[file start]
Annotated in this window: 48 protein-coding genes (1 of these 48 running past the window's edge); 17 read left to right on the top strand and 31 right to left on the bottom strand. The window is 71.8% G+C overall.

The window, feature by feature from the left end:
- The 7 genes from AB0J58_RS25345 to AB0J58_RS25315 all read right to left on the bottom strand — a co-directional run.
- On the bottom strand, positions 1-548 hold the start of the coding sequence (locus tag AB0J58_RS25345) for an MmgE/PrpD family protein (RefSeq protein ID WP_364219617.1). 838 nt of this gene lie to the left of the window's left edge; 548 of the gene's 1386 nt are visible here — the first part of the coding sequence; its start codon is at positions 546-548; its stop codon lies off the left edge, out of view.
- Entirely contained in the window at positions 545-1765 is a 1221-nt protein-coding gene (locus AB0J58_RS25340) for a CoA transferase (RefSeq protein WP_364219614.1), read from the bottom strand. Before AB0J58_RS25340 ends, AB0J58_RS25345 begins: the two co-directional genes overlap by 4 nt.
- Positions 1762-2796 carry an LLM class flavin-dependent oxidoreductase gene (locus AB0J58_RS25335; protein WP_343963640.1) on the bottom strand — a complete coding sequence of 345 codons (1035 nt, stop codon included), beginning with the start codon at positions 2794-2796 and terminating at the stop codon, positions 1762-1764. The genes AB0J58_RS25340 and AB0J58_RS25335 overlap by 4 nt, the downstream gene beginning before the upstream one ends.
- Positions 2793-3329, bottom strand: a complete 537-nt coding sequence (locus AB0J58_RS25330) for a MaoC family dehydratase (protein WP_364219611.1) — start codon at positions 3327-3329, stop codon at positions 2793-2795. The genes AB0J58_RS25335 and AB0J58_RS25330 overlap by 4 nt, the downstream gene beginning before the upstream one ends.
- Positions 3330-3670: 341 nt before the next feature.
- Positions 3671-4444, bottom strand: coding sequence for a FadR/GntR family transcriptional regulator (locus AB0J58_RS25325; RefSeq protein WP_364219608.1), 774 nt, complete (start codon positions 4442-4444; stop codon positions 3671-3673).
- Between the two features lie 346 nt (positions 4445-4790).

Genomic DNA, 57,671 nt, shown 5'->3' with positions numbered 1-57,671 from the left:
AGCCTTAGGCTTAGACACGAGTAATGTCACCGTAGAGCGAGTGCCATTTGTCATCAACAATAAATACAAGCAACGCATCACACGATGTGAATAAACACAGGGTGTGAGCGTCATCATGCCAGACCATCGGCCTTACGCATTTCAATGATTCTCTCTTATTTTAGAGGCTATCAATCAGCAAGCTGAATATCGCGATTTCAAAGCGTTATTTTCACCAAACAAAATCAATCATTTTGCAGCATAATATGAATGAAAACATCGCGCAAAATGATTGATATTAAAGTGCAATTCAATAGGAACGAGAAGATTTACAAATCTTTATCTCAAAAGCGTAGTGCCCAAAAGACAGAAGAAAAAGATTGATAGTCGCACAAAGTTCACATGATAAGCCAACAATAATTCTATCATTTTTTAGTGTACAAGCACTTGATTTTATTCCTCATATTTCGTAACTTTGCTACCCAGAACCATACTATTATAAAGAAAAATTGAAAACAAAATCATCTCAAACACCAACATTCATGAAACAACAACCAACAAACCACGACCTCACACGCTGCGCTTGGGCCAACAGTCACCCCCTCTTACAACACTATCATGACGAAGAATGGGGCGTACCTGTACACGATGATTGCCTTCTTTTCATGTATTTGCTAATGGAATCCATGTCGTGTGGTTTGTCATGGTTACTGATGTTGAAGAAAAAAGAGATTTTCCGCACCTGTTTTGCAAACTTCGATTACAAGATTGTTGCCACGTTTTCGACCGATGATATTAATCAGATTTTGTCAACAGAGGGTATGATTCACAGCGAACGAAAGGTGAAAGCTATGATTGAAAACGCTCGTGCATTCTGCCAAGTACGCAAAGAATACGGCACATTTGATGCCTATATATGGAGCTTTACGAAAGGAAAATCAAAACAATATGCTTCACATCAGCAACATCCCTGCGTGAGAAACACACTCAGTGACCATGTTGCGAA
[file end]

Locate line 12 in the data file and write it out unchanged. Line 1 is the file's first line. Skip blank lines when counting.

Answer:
AGCCTTAGGCTTAGACACGAGTAATGTCACCGTAGAGCGAGTGCCATTTGTCATCAACAATAAATACAAGCAACGCATCACACGATGTGAATAAACACAGGGTGTGAGCGTCATCATGCCAGACCATCGGCCTTACGCATTTCAATGATTCTCTCTTATTTTAGAGGCTATCAATCAGCAAGCTGAATATCGCGATTTCAAAGCGTTATTTTCACCAAACAAAATCAATCATTTTGCAGCATAATATGAATGAAAACATCGCGCAAAATGATTGATATTAAAGTGCAATTCAATAGGAACGAGAAGATTTACAAATCTTTATCTCAAAAGCGTAGTGCCCAAAAGACAGAAGAAAAAGATTGATAGTCGCACAAAGTTCACATGATAAGCCAACAATAATTCTATCATTTTTTAGTGTACAAGCACTTGATTTTATTCCTCATATTTCGTAACTTTGCTACCCAGAACCATACTATTATAAAGAAAAATTGAAAACAAAATCATCTCAAACACCAACATTCATGAAACAACAACCAACAAACCACGACCTCACACGCTGCGCTTGGGCCAACAGTCACCCCCTCTTACAACACTATCATGACGAAGAATGGGGCGTACCTGTACACGATGATTGCCTTCTTTTCATGTATTTGCTAATGGAATCCATGTCGTGTGGTTTGTCATGGTTACTGATGTTGAAGAAAAAAGAGATTTTCCGCACCTGTTTTGCAAACTTCGATTACAAGATTGTTGCCACGTTTTCGACCGATGATATTAATCAGATTTTGTCAACAGAGGGTATGATTCACAGCGAACGAAAGGTGAAAGCTATGATTGAAAACGCTCGTGCATTCTGCCAAGTACGCAAAGAATACGGCACATTTGATGCCTATATATGGAGCTTTACGAAAGGAAAATCAAAACAATATGCTTCACATCAGCAACATCCCTGCGTGAGAAACACACTCAGTGACCATGTTGCGAA